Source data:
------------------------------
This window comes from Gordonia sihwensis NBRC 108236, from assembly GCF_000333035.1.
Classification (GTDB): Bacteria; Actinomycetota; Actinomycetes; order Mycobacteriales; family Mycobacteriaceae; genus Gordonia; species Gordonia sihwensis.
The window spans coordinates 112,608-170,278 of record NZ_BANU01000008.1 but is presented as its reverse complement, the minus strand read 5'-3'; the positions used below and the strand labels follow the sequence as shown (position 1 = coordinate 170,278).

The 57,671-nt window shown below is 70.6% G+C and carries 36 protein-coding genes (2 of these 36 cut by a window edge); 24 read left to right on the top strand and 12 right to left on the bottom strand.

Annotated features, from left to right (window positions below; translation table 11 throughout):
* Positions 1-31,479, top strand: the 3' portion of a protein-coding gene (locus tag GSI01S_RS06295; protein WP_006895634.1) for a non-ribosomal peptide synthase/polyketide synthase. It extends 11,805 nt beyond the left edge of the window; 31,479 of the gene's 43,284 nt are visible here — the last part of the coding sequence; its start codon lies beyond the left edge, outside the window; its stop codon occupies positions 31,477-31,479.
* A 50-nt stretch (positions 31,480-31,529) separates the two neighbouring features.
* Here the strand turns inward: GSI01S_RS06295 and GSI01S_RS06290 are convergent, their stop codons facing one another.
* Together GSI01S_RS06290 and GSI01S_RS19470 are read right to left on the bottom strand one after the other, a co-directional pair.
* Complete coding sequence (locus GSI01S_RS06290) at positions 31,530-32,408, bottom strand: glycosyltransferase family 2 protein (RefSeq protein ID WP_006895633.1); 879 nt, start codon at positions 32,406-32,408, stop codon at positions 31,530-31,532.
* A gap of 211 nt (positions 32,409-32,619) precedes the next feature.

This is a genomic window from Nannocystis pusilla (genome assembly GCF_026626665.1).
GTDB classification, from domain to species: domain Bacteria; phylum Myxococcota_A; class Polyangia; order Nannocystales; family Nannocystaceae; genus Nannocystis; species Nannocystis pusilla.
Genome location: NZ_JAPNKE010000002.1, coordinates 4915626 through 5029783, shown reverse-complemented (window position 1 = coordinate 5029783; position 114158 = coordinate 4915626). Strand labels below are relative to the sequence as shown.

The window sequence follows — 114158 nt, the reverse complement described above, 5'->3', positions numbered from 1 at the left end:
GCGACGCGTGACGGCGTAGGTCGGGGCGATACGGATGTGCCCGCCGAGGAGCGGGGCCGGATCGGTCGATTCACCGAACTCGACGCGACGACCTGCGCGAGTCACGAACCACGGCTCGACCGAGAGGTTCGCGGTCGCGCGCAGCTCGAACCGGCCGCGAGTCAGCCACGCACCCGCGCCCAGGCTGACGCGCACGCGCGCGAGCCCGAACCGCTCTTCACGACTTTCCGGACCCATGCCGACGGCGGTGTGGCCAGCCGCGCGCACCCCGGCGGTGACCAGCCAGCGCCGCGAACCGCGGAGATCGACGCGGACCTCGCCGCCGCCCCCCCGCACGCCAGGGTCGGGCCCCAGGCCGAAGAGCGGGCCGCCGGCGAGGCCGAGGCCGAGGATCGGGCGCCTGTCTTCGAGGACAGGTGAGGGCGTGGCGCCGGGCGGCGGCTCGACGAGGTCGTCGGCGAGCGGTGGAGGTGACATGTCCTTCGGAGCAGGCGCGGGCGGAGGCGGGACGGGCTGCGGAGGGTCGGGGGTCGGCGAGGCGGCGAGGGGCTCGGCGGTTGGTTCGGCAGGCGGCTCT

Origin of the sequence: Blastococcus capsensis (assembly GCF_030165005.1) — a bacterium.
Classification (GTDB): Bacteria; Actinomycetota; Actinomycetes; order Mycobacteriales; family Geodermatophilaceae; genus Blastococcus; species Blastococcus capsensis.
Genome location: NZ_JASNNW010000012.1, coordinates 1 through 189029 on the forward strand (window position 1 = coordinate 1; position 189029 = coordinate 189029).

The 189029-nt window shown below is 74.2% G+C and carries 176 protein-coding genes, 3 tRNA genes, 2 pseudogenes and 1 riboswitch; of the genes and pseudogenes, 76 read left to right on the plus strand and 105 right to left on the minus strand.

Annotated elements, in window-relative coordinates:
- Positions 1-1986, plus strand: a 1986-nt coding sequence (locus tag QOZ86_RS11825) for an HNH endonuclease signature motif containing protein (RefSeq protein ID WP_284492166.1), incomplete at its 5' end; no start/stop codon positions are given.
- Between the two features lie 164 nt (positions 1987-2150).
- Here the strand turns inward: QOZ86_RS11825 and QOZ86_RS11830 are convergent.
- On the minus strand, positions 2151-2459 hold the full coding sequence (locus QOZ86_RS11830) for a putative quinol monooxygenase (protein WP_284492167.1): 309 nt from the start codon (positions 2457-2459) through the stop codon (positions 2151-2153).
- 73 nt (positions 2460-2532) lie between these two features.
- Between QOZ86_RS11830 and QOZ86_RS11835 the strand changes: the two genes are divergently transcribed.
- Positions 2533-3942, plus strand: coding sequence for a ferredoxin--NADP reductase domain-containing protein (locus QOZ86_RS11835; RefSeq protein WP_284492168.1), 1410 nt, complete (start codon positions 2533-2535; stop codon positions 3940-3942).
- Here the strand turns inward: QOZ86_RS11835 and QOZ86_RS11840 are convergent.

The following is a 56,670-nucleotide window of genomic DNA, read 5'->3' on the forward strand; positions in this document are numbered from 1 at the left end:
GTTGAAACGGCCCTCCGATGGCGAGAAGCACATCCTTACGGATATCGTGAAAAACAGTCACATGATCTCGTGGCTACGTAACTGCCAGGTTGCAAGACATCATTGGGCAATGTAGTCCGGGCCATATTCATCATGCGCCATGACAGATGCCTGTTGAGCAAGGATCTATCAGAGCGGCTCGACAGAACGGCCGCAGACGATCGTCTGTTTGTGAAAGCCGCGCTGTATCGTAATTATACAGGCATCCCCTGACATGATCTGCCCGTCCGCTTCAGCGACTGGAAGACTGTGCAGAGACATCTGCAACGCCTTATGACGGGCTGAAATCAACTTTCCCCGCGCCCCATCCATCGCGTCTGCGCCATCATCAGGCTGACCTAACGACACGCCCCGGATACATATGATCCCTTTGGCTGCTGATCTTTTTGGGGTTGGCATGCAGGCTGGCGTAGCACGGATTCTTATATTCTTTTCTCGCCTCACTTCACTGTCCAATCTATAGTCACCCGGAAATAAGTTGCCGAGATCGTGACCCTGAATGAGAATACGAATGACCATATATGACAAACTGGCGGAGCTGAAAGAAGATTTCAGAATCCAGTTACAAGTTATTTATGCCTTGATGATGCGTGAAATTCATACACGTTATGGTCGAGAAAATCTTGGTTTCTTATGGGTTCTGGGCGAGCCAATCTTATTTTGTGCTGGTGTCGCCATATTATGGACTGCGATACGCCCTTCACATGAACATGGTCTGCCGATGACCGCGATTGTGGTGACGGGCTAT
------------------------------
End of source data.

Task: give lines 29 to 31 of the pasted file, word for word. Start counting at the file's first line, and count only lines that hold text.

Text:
- Here the strand turns inward: QOZ86_RS11835 and QOZ86_RS11840 are convergent.

The following is a 56,670-nucleotide window of genomic DNA, read 5'->3' on the forward strand; positions in this document are numbered from 1 at the left end:
GTTGAAACGGCCCTCCGATGGCGAGAAGCACATCCTTACGGATATCGTGAAAAACAGTCACATGATCTCGTGGCTACGTAACTGCCAGGTTGCAAGACATCATTGGGCAATGTAGTCCGGGCCATATTCATCATGCGCCATGACAGATGCCTGTTGAGCAAGGATCTATCAGAGCGGCTCGACAGAACGGCCGCAGACGATCGTCTGTTTGTGAAAGCCGCGCTGTATCGTAATTATACAGGCATCCCCTGACATGATCTGCCCGTCCGCTTCAGCGACTGGAAGACTGTGCAGAGACATCTGCAACGCCTTATGACGGGCTGAAATCAACTTTCCCCGCGCCCCATCCATCGCGTCTGCGCCATCATCAGGCTGACCTAACGACACGCCCCGGATACATATGATCCCTTTGGCTGCTGATCTTTTTGGGGTTGGCATGCAGGCTGGCGTAGCACGGATTCTTATATTCTTTTCTCGCCTCACTTCACTGTCCAATCTATAGTCACCCGGAAATAAGTTGCCGAGATCGTGACCCTGAATGAGAATACGAATGACCATATATGACAAACTGGCGGAGCTGAAAGAAGATTTCAGAATCCAGTTACAAGTTATTTATGCCTTGATGATGCGTGAAATTCATACACGTTATGGTCGAGAAAATCTTGGTTTCTTATGGGTTCTGGGCGAGCCAATCTTATTTTGTGCTGGTGTCGCCATATTATGGACTGCGATACGCCCTTCACATGAACATGGTCTGCCGATGACCGCGATTGTGGTGACGGGCTAT